A new concept garden fantasy opened at the Hamilton Gardens this week.
Mayor Andrew King, along with councillors Paula Southgate and Angela O'Leary, cut the ribbon at the wardrobe entrance to the garden. A steampunk fashion parade followed before guests were invited to view the garden.
Mayor King used his opening speech to acknowledge the work from designer Peter Sergel and the Friends of the Gardens, but also brought up his proposed concept garden entrance fee.
"I believe it is time for people outside of Hamilton City to start paying their way. It costs over $2 million a year to maintain this place and it is a lot of money," Mayor King said.
"I think it is time for people over the age of 18 and who are not living in Hamilton actually pay to get into these gardens."
The concept garden is the latest garden designed by Dr Sergel to open to the public.
Dr Sergel's original idea was to create a story of gardens.
"In a way it is telling a story of mankind and so it was appropriate to have a concept garden which is a modern kind of garden and is really an extension of concept art," Dr Sergel said.
Dr Sergel said he planned the garden several years ago but the construction of the garden has taken two years.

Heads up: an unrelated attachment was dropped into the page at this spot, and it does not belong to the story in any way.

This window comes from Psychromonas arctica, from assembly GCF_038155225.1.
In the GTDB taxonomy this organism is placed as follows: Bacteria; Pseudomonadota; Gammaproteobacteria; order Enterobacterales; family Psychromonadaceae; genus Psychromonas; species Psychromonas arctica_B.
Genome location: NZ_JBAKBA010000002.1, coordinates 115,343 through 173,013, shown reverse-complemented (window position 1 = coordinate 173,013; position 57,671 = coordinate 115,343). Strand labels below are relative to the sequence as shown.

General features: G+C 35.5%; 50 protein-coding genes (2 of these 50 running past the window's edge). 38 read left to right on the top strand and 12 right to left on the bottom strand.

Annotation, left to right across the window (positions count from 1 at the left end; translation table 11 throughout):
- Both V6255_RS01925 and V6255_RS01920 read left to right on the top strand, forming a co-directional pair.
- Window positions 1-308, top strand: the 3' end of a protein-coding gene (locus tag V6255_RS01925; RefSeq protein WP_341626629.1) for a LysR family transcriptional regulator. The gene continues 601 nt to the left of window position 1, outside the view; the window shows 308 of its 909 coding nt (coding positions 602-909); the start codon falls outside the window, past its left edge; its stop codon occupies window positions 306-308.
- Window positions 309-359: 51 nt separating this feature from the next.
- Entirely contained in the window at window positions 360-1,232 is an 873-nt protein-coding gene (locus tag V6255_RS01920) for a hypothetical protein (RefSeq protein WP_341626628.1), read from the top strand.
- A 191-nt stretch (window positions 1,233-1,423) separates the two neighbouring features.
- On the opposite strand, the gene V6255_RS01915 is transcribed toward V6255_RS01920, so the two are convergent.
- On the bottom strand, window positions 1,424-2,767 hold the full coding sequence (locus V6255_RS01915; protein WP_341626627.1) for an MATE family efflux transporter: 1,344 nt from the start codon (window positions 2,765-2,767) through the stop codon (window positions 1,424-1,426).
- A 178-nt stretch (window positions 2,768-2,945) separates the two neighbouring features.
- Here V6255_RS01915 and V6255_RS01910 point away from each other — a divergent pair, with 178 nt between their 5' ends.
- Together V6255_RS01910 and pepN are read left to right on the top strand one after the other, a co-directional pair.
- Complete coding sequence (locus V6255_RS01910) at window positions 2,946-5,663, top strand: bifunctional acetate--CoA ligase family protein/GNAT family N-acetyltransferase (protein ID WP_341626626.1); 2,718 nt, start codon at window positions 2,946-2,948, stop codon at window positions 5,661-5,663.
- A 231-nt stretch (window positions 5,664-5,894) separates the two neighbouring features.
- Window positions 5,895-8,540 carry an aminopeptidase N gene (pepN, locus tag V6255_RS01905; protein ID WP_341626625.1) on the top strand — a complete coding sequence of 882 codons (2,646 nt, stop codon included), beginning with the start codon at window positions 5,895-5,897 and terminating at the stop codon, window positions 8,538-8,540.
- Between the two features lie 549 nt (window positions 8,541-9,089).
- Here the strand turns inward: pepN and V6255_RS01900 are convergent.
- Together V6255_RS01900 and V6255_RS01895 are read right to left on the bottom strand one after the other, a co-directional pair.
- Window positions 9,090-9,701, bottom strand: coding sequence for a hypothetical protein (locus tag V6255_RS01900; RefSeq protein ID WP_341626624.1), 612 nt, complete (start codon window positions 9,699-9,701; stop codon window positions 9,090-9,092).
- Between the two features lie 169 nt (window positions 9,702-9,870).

The garden's prime attraction is a steam-powered airship called the Huddleston, which Dr Sergel said is key to the fantasy theme.
"It was originally from a story book that was about a craft like that called the Saucy Sue, and that was the inspiration.
"But I think that was before steampunkers were invented."
The garden forms part of the Fantasy Collection and is a modern representation of the Gardens' concept of telling the Story of Gardens through time, and across different civilisations.
This concept garden has been inspired by two Māori whakatauki and map legends.
On land use maps there's usually a legend of square boxes each with a different colour or texture denoting the different land uses.
In this Garden the nine square panels each represent one of the land uses on the legend in old school atlases.
Pasture is represented by the grass, native bush by Muehlenbeckia astonii, urban areas by White Carpet roses, horticultural by citrus trees, tussock grassland by Carex buchananii, coniferous forest by Pinus mugo, scrubland by Leptospermum scoparium, wetland by Apodasmia and water bodies by the central pool.
Whakatauki are traditional Māori proverbs which often function as reference points in speeches.
These proverbs may also present historical events through a Māori world view that communicates an underlying message or idea.